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The current warning message comes from Integowho of course always use such finds to advertise their antivirus program on the Mac. That is okay in and of itself, but it is not only with malware that you need to be careful with antivirus software.
why me do without antivirus software on the Mac, I had already explained. Nevertheless, I would like to briefly repeat the following: All antivirus software interferes deeply with the system and it is not uncommon for the security gaps in these programs to be more serious than for the operating system. In addition, Apple takes care of so-called "silent updates" that Mac stays clean and known malware is kept away. Just like they do had done with the Zoom appwho was doing really bad things on the Mac.
According to Intego, the fact that malware is installed via programs that pretend to be Flash players is old hat. These fake flash installers have been used for a good 10 years to install other - malicious - software on the user's computer in addition to the flash player.
However, Apple has always raised the security bar with the macOS versions, so that installers for malware first have to receive admin rights before they can write themselves into the system.
If you were to install the "real" Flash player, the software would come from a certified developer - namely Adobe. Since the malware developers are of course not a verified developer at Apple, the Mac throws a warning message when the installer starts and prevents it from starting.
As a rule, a message appears stating that only programs from verified developers and those from the App Store can be installed. This security measure is based on the Gatekeeperthat monitors what the user wants to install on the Mac.
The new malware undermines the problem by instructing the user not to start the installer with a double click, but via the context menu (right mouse button) and the menu item "Open". This eliminates the warning from the gatekeeper and the evil takes its course.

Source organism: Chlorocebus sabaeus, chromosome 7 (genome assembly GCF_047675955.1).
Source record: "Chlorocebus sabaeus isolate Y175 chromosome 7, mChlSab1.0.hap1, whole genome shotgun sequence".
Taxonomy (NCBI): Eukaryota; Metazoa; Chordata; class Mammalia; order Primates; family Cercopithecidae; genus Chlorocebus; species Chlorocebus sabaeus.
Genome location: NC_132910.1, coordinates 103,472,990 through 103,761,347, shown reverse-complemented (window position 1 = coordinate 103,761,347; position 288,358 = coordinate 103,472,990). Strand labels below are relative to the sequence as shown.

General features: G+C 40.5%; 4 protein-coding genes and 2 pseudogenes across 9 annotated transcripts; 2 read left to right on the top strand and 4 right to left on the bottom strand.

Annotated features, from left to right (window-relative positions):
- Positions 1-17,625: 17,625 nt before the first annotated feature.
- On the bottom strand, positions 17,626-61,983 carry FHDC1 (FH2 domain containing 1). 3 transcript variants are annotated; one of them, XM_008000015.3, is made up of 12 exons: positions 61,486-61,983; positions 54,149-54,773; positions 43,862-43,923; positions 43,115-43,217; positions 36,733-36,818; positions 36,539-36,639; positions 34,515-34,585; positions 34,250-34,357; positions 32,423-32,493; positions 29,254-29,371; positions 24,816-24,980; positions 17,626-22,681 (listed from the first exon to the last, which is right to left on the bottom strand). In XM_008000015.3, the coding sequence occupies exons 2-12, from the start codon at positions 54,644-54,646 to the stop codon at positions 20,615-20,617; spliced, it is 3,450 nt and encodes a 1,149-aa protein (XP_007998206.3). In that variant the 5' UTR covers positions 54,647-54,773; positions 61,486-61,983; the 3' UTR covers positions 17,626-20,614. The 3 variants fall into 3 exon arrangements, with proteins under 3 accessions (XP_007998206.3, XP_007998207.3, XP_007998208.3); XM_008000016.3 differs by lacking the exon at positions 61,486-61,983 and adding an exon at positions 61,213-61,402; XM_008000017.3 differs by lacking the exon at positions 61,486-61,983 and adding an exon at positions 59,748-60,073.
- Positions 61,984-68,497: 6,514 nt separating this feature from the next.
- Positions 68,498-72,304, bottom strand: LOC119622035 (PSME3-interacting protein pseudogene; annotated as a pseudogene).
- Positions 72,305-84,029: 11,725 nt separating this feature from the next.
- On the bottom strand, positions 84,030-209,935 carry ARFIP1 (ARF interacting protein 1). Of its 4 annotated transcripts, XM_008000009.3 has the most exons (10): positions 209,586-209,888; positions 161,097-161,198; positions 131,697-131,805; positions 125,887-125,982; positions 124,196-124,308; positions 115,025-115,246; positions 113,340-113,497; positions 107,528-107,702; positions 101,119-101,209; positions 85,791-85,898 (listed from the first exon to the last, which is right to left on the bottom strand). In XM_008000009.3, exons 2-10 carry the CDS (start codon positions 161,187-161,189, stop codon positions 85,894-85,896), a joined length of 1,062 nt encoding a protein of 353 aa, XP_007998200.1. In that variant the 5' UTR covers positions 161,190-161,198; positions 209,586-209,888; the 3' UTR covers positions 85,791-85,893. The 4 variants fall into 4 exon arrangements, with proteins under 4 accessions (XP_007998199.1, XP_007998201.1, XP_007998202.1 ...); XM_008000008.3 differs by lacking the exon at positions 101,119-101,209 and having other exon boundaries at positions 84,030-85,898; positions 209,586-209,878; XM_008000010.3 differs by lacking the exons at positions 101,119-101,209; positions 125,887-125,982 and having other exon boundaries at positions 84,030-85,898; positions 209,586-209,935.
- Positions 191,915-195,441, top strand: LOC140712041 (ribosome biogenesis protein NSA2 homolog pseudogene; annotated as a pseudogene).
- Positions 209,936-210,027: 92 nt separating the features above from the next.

The process of getting the user to install the flash player also shows the criminal energy that malware programmers have. They show the visitor on the websites of their network that their Flash player is out of date. In the note there is a link to download the current version - of course the malware flash player.
Google regularly scans all websites in the index for such malware, but in this case Google was not yet able to react because the malware was still very new. You also have the same problem with other search engines such as DuckDuckGo, Bing, Yahoo, Ecosia and other providers.
I had years ago put an end to my flash player. Too many security gaps and too few, meaningful functions are the bottom line for me, the bottom line for the Flash Player.
Apart from the fact that hardly anyone uses Flash on their website these days - partly because Flash is no longer pre-installed on Apple devices - I would strongly advise against using the Flash player. This software is so affected by security gaps that one can speak of a "security hole". For this reason, please do not install anything that has anything to do with Flash.
And if a program asks you to start it with the right mouse button and "Open", then all the alarm bells should go off and the app is best thrown into the trash as soon as possible.
Jens has been running the blog since 2012. He appears as Sir Apfelot for his readers and helps them with problems of a technical nature. In his free time he drives electric unicycles, takes photos (preferably with his iPhone, of course), climbs around in the Hessian mountains or hikes with the family. His articles deal with Apple products, news from the world of drones or solutions for current bugs.